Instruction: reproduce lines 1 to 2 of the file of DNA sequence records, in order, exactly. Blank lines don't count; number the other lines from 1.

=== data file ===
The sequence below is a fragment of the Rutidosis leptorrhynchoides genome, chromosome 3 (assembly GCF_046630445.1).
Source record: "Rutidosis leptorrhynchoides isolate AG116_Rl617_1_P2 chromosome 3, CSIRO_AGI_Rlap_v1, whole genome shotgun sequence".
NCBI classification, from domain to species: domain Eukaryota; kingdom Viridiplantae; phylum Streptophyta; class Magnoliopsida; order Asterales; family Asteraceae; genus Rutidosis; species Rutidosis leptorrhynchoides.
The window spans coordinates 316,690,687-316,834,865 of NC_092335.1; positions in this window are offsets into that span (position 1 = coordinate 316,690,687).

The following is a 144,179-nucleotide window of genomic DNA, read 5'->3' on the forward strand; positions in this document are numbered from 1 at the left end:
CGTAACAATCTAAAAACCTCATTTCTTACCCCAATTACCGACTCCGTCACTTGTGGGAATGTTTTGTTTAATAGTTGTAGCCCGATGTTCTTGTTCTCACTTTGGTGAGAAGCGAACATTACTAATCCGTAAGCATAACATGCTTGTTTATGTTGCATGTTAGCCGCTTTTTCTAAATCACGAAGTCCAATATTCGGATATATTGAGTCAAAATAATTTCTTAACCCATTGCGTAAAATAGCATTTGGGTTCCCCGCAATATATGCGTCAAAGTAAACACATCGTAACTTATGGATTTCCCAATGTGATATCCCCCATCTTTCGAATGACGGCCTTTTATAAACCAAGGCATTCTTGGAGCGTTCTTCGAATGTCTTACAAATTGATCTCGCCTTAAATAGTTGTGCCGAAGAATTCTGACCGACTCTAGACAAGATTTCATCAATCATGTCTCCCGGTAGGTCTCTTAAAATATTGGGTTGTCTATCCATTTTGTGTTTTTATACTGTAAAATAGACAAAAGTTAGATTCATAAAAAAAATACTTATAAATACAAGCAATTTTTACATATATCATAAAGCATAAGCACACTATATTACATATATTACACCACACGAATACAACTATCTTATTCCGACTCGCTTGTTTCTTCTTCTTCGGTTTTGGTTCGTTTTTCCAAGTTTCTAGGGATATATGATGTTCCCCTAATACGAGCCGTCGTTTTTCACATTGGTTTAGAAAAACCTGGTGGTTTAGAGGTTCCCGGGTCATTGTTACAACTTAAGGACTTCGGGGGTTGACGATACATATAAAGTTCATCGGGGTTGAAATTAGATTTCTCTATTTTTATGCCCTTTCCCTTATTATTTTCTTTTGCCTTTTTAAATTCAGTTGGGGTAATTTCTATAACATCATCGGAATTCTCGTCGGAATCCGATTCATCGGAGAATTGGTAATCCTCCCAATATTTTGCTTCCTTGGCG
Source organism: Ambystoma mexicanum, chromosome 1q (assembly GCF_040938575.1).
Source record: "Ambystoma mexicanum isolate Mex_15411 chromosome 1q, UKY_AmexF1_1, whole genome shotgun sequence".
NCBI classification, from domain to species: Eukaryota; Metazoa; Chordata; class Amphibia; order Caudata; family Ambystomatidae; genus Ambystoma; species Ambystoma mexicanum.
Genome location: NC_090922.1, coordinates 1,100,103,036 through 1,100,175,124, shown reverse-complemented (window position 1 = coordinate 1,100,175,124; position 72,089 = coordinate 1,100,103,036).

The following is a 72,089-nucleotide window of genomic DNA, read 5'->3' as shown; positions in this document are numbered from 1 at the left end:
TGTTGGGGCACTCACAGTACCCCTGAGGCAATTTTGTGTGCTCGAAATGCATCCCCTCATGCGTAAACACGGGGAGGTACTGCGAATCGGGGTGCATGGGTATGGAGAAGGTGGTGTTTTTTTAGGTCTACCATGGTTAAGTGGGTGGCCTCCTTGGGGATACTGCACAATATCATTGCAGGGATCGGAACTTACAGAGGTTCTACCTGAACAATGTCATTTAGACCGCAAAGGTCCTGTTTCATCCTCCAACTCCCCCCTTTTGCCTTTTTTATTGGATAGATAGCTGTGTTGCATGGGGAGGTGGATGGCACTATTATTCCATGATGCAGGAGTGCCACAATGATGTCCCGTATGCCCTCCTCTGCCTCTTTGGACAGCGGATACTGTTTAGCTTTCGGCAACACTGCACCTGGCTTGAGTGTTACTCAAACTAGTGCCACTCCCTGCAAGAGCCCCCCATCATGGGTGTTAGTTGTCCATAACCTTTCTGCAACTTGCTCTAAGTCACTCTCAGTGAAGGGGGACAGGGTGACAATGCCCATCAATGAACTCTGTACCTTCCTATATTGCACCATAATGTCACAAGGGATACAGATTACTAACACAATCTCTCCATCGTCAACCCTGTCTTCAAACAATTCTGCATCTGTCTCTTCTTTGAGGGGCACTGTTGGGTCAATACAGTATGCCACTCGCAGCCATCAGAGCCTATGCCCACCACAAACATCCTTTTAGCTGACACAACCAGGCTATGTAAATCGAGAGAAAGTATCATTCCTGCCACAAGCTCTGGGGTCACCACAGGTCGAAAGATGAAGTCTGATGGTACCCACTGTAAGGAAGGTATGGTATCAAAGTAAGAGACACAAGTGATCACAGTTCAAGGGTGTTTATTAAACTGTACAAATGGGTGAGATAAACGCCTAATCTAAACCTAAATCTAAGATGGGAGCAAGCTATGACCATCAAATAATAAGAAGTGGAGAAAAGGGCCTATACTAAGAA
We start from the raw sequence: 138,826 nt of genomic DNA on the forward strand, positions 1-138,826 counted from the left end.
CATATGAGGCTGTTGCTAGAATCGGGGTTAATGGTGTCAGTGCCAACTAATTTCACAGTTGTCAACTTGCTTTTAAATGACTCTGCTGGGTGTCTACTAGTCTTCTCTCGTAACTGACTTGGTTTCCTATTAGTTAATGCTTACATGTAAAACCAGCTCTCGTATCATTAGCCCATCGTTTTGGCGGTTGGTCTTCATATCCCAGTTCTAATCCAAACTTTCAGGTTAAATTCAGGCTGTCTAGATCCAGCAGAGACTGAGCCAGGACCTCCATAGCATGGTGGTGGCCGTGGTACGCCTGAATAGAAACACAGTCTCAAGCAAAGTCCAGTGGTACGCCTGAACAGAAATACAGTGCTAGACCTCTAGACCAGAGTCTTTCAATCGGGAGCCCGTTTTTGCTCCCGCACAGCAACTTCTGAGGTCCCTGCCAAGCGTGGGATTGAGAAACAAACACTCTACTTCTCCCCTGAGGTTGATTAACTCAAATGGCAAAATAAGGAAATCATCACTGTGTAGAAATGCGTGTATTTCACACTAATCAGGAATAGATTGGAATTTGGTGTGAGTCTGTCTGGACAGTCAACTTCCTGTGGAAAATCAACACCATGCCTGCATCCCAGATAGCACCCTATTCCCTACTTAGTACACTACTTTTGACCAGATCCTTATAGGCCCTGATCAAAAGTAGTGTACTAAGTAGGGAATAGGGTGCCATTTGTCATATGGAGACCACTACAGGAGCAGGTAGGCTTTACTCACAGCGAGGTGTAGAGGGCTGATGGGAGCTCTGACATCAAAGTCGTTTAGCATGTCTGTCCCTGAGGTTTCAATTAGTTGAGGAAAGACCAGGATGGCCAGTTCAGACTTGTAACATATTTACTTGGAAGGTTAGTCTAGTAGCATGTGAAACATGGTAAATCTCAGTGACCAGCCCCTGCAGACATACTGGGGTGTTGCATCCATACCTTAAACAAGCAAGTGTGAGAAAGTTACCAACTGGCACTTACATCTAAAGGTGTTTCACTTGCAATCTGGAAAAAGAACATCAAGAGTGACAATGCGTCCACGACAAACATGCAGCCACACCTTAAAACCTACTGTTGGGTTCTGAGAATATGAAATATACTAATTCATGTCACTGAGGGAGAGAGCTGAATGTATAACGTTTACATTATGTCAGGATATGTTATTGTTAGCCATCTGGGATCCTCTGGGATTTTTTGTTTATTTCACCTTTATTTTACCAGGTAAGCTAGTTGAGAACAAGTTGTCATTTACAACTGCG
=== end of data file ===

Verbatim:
The sequence below is a fragment of the Rutidosis leptorrhynchoides genome, chromosome 3 (assembly GCF_046630445.1).
Source record: "Rutidosis leptorrhynchoides isolate AG116_Rl617_1_P2 chromosome 3, CSIRO_AGI_Rlap_v1, whole genome shotgun sequence".